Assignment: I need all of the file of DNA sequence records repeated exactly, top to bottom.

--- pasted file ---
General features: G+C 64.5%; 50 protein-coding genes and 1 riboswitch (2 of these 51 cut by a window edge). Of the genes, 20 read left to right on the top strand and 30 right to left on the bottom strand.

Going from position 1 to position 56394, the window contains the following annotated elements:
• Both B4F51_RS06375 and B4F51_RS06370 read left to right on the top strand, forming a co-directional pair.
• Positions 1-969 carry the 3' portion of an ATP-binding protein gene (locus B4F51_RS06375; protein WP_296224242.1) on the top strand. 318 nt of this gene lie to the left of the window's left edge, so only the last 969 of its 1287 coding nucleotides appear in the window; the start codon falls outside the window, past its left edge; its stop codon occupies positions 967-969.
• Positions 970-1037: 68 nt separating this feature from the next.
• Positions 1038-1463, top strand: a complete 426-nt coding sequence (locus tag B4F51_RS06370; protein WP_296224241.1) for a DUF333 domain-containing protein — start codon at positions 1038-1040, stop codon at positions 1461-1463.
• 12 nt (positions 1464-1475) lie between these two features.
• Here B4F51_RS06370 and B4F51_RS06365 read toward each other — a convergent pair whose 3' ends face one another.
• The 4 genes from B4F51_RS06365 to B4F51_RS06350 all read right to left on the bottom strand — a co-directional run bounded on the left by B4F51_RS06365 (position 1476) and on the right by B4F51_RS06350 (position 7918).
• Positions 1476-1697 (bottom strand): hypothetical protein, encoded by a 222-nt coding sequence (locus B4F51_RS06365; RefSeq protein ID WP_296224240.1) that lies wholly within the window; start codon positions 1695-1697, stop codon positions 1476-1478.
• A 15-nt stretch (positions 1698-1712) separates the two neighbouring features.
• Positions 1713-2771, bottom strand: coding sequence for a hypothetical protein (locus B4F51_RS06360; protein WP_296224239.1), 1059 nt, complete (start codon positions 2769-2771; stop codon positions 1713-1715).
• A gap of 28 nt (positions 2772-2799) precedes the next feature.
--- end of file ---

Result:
General features: G+C 64.5%; 50 protein-coding genes and 1 riboswitch (2 of these 51 cut by a window edge). Of the genes, 20 read left to right on the top strand and 30 right to left on the bottom strand.

Going from position 1 to position 56394, the window contains the following annotated elements:
• Both B4F51_RS06375 and B4F51_RS06370 read left to right on the top strand, forming a co-directional pair.
• Positions 1-969 carry the 3' portion of an ATP-binding protein gene (locus B4F51_RS06375; protein WP_296224242.1) on the top strand. 318 nt of this gene lie to the left of the window's left edge, so only the last 969 of its 1287 coding nucleotides appear in the window; the start codon falls outside the window, past its left edge; its stop codon occupies positions 967-969.
• Positions 970-1037: 68 nt separating this feature from the next.
• Positions 1038-1463, top strand: a complete 426-nt coding sequence (locus tag B4F51_RS06370; protein WP_296224241.1) for a DUF333 domain-containing protein — start codon at positions 1038-1040, stop codon at positions 1461-1463.
• 12 nt (positions 1464-1475) lie between these two features.
• Here B4F51_RS06370 and B4F51_RS06365 read toward each other — a convergent pair whose 3' ends face one another.
• The 4 genes from B4F51_RS06365 to B4F51_RS06350 all read right to left on the bottom strand — a co-directional run bounded on the left by B4F51_RS06365 (position 1476) and on the right by B4F51_RS06350 (position 7918).
• Positions 1476-1697 (bottom strand): hypothetical protein, encoded by a 222-nt coding sequence (locus B4F51_RS06365; RefSeq protein ID WP_296224240.1) that lies wholly within the window; start codon positions 1695-1697, stop codon positions 1476-1478.
• A 15-nt stretch (positions 1698-1712) separates the two neighbouring features.
• Positions 1713-2771, bottom strand: coding sequence for a hypothetical protein (locus B4F51_RS06360; protein WP_296224239.1), 1059 nt, complete (start codon positions 2769-2771; stop codon positions 1713-1715).
• A gap of 28 nt (positions 2772-2799) precedes the next feature.